Support Russia Insider - Go Ad-Free!

Forget Global Warming - It's Minus 67 Degrees in This Russian Village

Perfect opportunity for locals to show off their frozen eyelashes look

Bone-chilling cold gripped much of the central U.S. as 2018 began with a bang, breaking century-old records, icing over some New Year’s celebrations. Before the fireworks, President Donald Trump mocked and insulted “global warming”, something which he doesn’t believe in and famously called it a scam by globalists so they can make you pay a carbon tax for breathing.

Trump tweeted – “In the East, it could be the COLDEST New Year’s Eve on record. Perhaps we could use a little bit of that good old Global Warming that our Country, but not other countries, was going to pay TRILLIONS OF DOLLARS to protect against. Bundle up!” Back in 2012, he sarcastically tweeted – “It’s freezing and snowing in New York – we need global warming!

In Aberdeen, South Dakota, the mercury dropped to a record-breaking minus 32 degrees Fahrenheit (-36 Celsius). The previous record had stood for 99 years. In Nebraska, Omaha, temperatures hit 15 below zero (-26 Celsius), breaking a record low dating to 1884. In north-eastern Montana, the wind chill readings dipped as low as minus 58 (-50 Celsius).

People were also attacked by ferocious “bomb cyclone”, hitting the East Coast of U.S. with snow, ice, and wind. Public schools cancelled classes on all its campuses. Even after the bomb cyclone attacks, most parts of the U.S. are still at the mercy of bitter coldness. While it was a big deal in the U.S., students in a Russian village routinely go to school even in minus 40 degrees.

Support Russia Insider - Go Ad-Free!

In this Russia village of Oymyakon, one of the coldest inhabited places on earth, the temperature was so cold that even thermometers malfunctioned because the mercury had fallen to the bottom. The thermometer could only measure down to minus 62 degrees (-50 Celsius). In 2013, this village recorded an all-time low of minus 98 degrees Fahrenheit (-71 Celsius).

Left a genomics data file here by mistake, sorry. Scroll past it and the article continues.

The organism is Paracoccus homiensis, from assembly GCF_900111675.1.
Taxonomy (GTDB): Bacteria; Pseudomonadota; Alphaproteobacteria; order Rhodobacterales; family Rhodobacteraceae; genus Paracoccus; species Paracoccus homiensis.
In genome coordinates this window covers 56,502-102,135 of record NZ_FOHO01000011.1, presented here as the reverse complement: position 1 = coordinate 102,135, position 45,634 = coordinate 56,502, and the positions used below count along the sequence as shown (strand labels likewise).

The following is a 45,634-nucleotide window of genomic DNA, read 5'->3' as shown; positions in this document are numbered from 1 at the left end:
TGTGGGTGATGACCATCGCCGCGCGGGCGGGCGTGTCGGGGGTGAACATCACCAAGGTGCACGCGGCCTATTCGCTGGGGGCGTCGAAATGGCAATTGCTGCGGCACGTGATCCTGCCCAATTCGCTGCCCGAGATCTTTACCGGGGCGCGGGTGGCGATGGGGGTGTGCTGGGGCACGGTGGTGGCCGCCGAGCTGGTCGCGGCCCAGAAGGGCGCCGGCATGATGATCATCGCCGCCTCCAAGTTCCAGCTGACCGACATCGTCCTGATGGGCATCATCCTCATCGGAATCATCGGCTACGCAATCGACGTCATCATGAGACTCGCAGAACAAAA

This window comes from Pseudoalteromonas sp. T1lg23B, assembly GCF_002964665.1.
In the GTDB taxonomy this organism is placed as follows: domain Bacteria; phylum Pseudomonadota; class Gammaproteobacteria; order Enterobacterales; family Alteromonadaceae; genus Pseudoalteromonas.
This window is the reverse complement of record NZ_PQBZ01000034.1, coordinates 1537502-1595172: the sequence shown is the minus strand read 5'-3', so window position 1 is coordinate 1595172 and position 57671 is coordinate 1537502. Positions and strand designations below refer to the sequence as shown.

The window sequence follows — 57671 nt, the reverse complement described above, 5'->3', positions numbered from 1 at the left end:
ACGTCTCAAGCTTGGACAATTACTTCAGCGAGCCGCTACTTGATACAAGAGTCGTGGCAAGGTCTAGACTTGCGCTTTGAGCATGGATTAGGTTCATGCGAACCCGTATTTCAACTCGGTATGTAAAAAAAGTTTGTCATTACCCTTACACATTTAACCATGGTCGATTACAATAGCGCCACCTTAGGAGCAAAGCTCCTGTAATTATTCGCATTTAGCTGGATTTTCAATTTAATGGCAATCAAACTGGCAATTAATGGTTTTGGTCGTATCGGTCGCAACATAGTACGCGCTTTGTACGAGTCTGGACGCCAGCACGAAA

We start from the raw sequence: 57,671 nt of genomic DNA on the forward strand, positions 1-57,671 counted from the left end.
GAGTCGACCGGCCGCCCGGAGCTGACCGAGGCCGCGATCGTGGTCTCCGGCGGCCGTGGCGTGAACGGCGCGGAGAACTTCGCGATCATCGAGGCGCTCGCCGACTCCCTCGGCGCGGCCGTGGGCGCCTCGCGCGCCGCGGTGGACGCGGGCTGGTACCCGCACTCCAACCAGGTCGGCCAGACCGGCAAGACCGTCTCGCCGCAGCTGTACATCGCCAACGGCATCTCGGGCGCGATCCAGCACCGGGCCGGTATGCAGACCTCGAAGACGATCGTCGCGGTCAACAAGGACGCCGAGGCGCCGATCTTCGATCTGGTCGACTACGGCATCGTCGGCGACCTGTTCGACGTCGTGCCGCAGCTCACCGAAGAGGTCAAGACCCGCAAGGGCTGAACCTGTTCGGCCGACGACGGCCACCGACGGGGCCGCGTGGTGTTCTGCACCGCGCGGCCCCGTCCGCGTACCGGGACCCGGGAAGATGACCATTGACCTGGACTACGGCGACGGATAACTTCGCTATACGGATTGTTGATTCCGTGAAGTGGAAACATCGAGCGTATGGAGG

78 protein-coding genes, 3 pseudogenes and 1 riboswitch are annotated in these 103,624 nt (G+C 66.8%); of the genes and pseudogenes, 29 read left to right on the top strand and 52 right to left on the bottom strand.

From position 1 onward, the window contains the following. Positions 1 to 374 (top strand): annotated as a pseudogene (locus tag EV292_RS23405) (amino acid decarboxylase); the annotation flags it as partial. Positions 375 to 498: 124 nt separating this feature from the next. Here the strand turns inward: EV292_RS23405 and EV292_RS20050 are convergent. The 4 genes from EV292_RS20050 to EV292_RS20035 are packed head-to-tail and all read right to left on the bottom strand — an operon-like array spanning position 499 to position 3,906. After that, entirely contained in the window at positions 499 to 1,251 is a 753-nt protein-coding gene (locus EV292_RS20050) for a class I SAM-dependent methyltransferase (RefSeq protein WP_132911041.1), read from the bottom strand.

The harsh cold climate experienced by 500 people in the settlement of Oymyakon means diet is mostly meat-based, sometimes eaten raw or frozen, due to the inability to grow crops. Frozen raw Arctic fish, white salmon, whitefish, frozen raw horse liver and raw reindeer meat are considered to be delicacies to the Yakutians.

In the diamond-rich Russian region of Yakutia, temperature hit minus 88.6 degrees Fahrenheit (-67 Celsius) in some areas Tuesday. As a result, school was cancelled in the region of 1 million people. That’s understandable considering cars are usually kept running even when not being used to prevent batteries from going kaput in temperature that average minus 58 degrees Fahrenheit.

If you have no idea how cold is minus 88.6 degrees Fahrenheit, imagine that a higher temperature of minus 58 degrees Fahrenheit is sufficient to freeze your eyelashes, as shown by 24-year-old wedding shop worker, Anastasia Gruzdeva, who took selfies with two of her friends. Of course, there were other crazy stunts done by people under the freezing cold.

Yakutian journalist Elena Pototskaya posted an Instagram video of a band of Chinese tourists taking a dip in Oymyakon’s thermal stream – when the temperature was minus 65 degrees. Elsewhere photographer Petr Chugunov persuaded a ballerina to pose in the freezing temperatures (minus 41 degrees) to capture a stunning shot in the ice-clad city.

Support Russia Insider - Go Ad-Free!

The near-record freezing temperatures in Siberia come as Russia is experiencing what is set to be its darkest winter on record. The capital Moscow, expected to receive dozens of hours of sun during the last month of 2017, enjoyed only 6 minutes of sunshine in December last year. So, if you think the U.S. or U.K. is having tough time, spare that thought for the people of Oymyakon.

Source: Finance Twitter

Support Russia Insider - Go Ad-Free!

Our commenting rules: You can say pretty much anything except the F word. If you are abusive, obscene, or a paid troll, we will ban you. Full statement from the Editor, Charles Bausman.